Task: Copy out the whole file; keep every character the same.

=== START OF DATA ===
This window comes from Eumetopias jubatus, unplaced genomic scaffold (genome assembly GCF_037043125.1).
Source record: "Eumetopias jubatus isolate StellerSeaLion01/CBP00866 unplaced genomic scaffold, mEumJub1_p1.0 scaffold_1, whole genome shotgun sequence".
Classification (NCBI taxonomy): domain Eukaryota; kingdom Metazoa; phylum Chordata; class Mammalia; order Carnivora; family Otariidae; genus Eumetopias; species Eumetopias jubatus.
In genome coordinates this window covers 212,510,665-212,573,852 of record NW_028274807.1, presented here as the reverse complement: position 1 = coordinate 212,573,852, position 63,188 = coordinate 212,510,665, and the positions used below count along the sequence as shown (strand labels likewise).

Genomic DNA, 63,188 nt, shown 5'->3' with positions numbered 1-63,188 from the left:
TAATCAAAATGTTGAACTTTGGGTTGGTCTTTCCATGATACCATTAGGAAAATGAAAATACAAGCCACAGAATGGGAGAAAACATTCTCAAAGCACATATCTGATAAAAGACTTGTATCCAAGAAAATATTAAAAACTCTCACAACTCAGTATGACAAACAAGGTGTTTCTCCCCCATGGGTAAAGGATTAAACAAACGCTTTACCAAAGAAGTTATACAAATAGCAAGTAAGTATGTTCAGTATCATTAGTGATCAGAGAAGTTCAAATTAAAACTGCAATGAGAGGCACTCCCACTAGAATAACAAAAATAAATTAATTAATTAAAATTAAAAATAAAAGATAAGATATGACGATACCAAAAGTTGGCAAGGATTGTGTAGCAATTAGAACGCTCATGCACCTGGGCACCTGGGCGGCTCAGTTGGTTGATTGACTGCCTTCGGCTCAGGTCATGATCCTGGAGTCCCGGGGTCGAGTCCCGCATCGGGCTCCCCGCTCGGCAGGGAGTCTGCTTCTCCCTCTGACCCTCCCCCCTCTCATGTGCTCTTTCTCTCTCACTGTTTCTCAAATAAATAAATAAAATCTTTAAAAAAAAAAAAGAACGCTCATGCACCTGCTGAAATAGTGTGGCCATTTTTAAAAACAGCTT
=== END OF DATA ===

This window comes from Eumetopias jubatus, unplaced genomic scaffold (genome assembly GCF_037043125.1).
Source record: "Eumetopias jubatus isolate StellerSeaLion01/CBP00866 unplaced genomic scaffold, mEumJub1_p1.0 scaffold_1, whole genome shotgun sequence".
Classification (NCBI taxonomy): domain Eukaryota; kingdom Metazoa; phylum Chordata; class Mammalia; order Carnivora; family Otariidae; genus Eumetopias; species Eumetopias jubatus.
In genome coordinates this window covers 212,510,665-212,573,852 of record NW_028274807.1, presented here as the reverse complement: position 1 = coordinate 212,573,852, position 63,188 = coordinate 212,510,665, and the positions used below count along the sequence as shown (strand labels likewise).

Genomic DNA, 63,188 nt, shown 5'->3' with positions numbered 1-63,188 from the left:
TAATCAAAATGTTGAACTTTGGGTTGGTCTTTCCATGATACCATTAGGAAAATGAAAATACAAGCCACAGAATGGGAGAAAACATTCTCAAAGCACATATCTGATAAAAGACTTGTATCCAAGAAAATATTAAAAACTCTCACAACTCAGTATGACAAACAAGGTGTTTCTCCCCCATGGGTAAAGGATTAAACAAACGCTTTACCAAAGAAGTTATACAAATAGCAAGTAAGTATGTTCAGTATCATTAGTGATCAGAGAAGTTCAAATTAAAACTGCAATGAGAGGCACTCCCACTAGAATAACAAAAATAAATTAATTAATTAAAATTAAAAATAAAAGATAAGATATGACGATACCAAAAGTTGGCAAGGATTGTGTAGCAATTAGAACGCTCATGCACCTGGGCACCTGGGCGGCTCAGTTGGTTGATTGACTGCCTTCGGCTCAGGTCATGATCCTGGAGTCCCGGGGTCGAGTCCCGCATCGGGCTCCCCGCTCGGCAGGGAGTCTGCTTCTCCCTCTGACCCTCCCCCCTCTCATGTGCTCTTTCTCTCTCACTGTTTCTCAAATAAATAAATAAAATCTTTAAAAAAAAAAAAGAACGCTCATGCACCTGCTGAAATAGTGTGGCCATTTTTAAAAACAGCTT